Bipartisan Task Force Hosts Discussion on Effects of the Opioid Epidemic on the Child Welfare System

The Congressional Caucus on Foster Youth and the Bipartisan Heroin Task Force teamed up to host a dinner highlighting the effects that the opioid epidemic has had on the country’s child welfare system. This epidemic has impacted countless lives throughout the country and has already had a specifically insidious impact on children.

“The opioid crisis is devastating families and our already over-burdened child welfare system,” said Rep. Karen Bass, Co-chair of the Congressional Caucus on Foster Youth. “We have learned so much from the crack cocaine epidemic and how it affected those in the child welfare system. Now, we have to apply those lessons to the epidemic at hand. Last night’s bipartisan dinner was a step in that direction and I look forward to working with my colleagues in both caucuses that participated tonight on this incredibly important issue.”

More than 20 Members of Congress from the two caucuses came together Tuesday night to work with experts — individuals who grew up in the child welfare system and individuals who have dedicated their life’s work to children in the child welfare system — to identify tangible ways Congress could assist the overflowing child welfare system and also take meaningful action in bringing this epidemic to an end.

“I was pleased to join my colleagues last night at a bipartisan dinner that addressed our country’s opioid epidemic,” said Rep. Marino, Co-chair of the Congressional Caucus on Foster Youth. “This epidemic has affected countless children in the foster care system and it is up to Congress to come together to find a solution to end this horrible tragedy in our nation. I look forward to having more productive discussions on this issue and will continue to work tirelessly with Congress to ensure that our children are protected from this crisis.”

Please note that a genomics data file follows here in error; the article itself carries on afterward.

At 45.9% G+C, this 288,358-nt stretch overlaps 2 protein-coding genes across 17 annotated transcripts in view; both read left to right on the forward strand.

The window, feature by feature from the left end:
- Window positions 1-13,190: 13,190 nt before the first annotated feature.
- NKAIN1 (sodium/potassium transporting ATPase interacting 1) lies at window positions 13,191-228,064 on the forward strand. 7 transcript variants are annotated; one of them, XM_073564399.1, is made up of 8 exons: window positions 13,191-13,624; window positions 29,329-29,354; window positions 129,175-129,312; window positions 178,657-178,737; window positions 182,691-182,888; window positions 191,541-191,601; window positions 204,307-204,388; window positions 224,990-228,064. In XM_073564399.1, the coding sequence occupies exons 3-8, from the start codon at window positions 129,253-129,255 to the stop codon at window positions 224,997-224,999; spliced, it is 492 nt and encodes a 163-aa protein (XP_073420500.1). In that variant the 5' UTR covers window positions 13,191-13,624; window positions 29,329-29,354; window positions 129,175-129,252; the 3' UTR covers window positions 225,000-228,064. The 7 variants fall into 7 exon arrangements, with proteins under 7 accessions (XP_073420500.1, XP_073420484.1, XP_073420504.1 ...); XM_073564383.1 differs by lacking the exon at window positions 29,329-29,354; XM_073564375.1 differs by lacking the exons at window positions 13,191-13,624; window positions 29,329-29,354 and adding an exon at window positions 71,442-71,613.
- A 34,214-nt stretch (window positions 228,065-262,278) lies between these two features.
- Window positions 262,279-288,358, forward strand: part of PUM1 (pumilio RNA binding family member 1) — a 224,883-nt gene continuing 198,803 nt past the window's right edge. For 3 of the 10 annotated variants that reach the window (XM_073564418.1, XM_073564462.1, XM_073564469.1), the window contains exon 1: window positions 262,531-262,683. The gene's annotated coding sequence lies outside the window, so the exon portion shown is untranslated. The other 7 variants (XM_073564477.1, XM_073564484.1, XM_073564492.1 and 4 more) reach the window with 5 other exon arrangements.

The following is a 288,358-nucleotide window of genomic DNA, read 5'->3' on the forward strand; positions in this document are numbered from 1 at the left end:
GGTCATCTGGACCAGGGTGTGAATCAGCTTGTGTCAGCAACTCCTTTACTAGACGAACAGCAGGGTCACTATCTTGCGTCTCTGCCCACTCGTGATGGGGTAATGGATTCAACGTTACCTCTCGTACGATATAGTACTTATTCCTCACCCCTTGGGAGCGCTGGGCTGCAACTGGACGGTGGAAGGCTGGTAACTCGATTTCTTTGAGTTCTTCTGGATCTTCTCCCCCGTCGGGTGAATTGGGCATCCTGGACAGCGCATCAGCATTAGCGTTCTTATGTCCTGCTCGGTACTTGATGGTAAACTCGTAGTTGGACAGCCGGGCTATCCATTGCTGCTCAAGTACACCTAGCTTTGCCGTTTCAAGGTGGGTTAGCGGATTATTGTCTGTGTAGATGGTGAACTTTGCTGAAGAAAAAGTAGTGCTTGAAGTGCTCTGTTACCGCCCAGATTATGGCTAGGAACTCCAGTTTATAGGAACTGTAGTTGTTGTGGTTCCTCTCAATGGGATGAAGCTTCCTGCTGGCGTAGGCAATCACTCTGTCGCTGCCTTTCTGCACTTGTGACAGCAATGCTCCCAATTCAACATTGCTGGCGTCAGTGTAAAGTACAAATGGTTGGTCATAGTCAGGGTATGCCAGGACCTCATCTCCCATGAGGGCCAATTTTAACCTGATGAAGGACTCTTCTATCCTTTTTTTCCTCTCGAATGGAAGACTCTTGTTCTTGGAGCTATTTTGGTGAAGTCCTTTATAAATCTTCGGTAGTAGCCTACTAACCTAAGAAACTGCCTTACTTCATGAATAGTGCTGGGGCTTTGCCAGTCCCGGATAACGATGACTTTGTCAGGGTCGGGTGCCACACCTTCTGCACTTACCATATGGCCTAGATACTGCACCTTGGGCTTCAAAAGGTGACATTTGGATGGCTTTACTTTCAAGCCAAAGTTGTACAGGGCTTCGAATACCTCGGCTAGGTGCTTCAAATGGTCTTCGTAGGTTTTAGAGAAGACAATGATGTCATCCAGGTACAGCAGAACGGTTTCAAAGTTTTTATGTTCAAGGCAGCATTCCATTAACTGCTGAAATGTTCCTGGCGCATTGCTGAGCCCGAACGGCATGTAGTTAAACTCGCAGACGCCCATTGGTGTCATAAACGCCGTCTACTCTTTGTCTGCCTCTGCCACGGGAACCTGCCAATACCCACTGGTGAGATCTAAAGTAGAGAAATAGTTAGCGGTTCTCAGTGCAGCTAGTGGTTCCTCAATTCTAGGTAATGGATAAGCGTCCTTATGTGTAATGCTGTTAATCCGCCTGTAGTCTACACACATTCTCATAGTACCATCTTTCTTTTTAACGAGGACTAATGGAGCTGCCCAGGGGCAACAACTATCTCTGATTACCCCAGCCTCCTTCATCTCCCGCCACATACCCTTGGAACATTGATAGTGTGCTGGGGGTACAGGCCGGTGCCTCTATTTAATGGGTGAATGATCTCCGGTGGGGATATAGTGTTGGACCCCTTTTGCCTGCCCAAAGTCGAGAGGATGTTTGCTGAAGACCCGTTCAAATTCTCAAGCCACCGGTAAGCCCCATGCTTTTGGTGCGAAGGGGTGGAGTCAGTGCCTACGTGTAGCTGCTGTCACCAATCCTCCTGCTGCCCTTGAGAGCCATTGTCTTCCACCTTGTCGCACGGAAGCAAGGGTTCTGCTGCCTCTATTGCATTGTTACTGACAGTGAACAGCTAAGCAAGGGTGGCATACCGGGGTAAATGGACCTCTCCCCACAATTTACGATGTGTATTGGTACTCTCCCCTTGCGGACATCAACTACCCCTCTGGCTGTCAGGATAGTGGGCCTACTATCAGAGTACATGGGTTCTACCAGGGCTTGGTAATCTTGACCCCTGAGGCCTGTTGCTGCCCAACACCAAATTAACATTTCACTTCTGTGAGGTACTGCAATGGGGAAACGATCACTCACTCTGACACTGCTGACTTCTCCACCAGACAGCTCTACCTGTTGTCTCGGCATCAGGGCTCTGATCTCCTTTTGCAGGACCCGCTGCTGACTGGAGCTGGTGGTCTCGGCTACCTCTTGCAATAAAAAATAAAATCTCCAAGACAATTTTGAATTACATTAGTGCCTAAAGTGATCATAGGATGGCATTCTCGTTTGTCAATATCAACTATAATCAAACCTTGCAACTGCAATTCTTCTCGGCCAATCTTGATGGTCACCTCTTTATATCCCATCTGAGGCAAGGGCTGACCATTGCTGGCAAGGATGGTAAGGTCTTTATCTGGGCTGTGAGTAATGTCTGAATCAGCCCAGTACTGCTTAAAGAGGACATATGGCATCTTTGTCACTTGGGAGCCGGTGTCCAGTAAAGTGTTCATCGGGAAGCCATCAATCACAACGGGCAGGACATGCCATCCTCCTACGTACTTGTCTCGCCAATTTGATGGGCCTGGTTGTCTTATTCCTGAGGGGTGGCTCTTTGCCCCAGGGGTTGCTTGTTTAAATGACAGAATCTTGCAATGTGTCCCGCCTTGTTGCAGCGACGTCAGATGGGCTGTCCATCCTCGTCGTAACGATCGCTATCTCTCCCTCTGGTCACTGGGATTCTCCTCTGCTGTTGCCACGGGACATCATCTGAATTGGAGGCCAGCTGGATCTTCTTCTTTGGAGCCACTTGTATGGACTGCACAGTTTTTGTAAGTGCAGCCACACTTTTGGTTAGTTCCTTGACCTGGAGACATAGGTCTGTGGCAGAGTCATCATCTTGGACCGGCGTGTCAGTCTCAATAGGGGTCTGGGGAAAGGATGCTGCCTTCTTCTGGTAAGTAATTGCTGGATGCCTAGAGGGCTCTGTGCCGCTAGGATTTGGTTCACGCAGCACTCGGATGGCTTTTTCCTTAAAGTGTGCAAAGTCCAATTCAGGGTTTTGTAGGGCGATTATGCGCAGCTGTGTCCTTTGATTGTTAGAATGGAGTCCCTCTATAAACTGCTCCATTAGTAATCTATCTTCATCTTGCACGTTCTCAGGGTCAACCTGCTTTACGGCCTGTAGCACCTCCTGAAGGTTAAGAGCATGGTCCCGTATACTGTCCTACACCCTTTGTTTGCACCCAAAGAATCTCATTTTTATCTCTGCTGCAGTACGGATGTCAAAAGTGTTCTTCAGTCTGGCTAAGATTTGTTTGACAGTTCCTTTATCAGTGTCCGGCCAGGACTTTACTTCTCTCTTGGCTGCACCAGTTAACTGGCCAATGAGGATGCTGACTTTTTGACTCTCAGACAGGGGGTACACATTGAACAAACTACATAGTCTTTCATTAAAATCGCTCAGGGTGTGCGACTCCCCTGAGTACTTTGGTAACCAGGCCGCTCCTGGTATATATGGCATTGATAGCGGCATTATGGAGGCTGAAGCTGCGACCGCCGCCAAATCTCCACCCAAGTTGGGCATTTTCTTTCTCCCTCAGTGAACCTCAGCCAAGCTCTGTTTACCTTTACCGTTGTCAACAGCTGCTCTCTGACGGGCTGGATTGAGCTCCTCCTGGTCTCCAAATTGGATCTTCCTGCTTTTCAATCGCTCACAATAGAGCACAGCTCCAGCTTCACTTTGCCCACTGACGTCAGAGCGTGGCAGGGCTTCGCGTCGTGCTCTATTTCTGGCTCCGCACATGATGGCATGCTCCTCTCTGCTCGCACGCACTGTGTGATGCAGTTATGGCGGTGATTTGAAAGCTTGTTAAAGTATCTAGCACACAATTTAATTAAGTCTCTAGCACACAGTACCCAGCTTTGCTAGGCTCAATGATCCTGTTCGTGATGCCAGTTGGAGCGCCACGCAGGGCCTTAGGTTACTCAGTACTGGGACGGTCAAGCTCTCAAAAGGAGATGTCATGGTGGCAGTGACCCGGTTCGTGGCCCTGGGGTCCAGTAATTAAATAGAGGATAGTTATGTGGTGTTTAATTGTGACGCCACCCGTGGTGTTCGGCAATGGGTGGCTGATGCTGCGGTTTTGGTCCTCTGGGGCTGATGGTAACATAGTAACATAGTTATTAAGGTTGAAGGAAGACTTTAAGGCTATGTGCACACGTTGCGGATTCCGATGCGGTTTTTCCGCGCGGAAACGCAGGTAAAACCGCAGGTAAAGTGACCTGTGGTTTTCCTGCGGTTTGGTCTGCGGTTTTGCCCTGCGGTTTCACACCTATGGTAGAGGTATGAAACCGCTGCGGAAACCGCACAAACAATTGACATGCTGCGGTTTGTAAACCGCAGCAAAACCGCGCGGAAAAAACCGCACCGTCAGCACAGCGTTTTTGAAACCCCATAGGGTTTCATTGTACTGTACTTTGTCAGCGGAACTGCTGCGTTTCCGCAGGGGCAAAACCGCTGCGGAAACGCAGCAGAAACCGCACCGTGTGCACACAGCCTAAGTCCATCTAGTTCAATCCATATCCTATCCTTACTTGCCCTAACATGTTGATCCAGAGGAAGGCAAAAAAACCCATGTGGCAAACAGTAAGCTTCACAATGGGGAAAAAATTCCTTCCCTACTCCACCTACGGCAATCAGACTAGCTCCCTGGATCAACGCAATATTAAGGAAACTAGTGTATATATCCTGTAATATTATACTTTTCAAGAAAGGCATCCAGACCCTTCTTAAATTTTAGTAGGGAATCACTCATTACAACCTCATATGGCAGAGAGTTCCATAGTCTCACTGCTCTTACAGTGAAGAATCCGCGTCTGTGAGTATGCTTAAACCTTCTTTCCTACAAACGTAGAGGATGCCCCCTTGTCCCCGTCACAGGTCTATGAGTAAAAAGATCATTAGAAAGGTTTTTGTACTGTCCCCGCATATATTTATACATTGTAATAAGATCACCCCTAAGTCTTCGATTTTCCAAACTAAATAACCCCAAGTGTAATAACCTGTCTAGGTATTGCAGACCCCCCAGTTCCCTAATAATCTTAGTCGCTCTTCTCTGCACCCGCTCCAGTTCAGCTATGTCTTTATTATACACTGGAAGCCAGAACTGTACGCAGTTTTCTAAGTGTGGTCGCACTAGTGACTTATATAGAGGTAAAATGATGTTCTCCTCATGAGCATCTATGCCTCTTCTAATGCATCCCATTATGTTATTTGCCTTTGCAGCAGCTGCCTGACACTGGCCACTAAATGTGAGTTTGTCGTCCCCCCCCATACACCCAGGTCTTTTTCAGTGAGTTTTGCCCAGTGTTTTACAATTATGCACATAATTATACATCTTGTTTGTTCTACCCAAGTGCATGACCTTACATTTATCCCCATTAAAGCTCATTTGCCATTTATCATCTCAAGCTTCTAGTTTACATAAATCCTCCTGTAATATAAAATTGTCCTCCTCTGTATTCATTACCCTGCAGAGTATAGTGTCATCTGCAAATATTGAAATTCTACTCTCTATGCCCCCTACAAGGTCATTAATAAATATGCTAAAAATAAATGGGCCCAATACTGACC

Ideas presented ranged from reforming law enforcement’s ability to respond to on-scene overdoses, to overhauling relapse protocol in court orders, to creating an entire cabinet position to address the issue of drug epidemics in our country. Experts and Members were quick to caution that there will be no one quick fix to this expansive issue, but agreed that conversations like the one held last night will bring us closer to a better future for these communities affected by this epidemic.

“The opioid epidemic has had a devastating impact on communities in New Hampshire and across the country,” said Congresswoman Kuster, the founder and co-chair of the Bipartisan Heroin Task Force. “That impact has been acutely felt by families and children who so often bear the brunt of substance use disorder. I’m pleased that the Bipartisan Heroin Task Force and the Congressional Caucus on Foster Youth have come together for this constructive conversation about how we can better support children as we take on the opioid crisis.”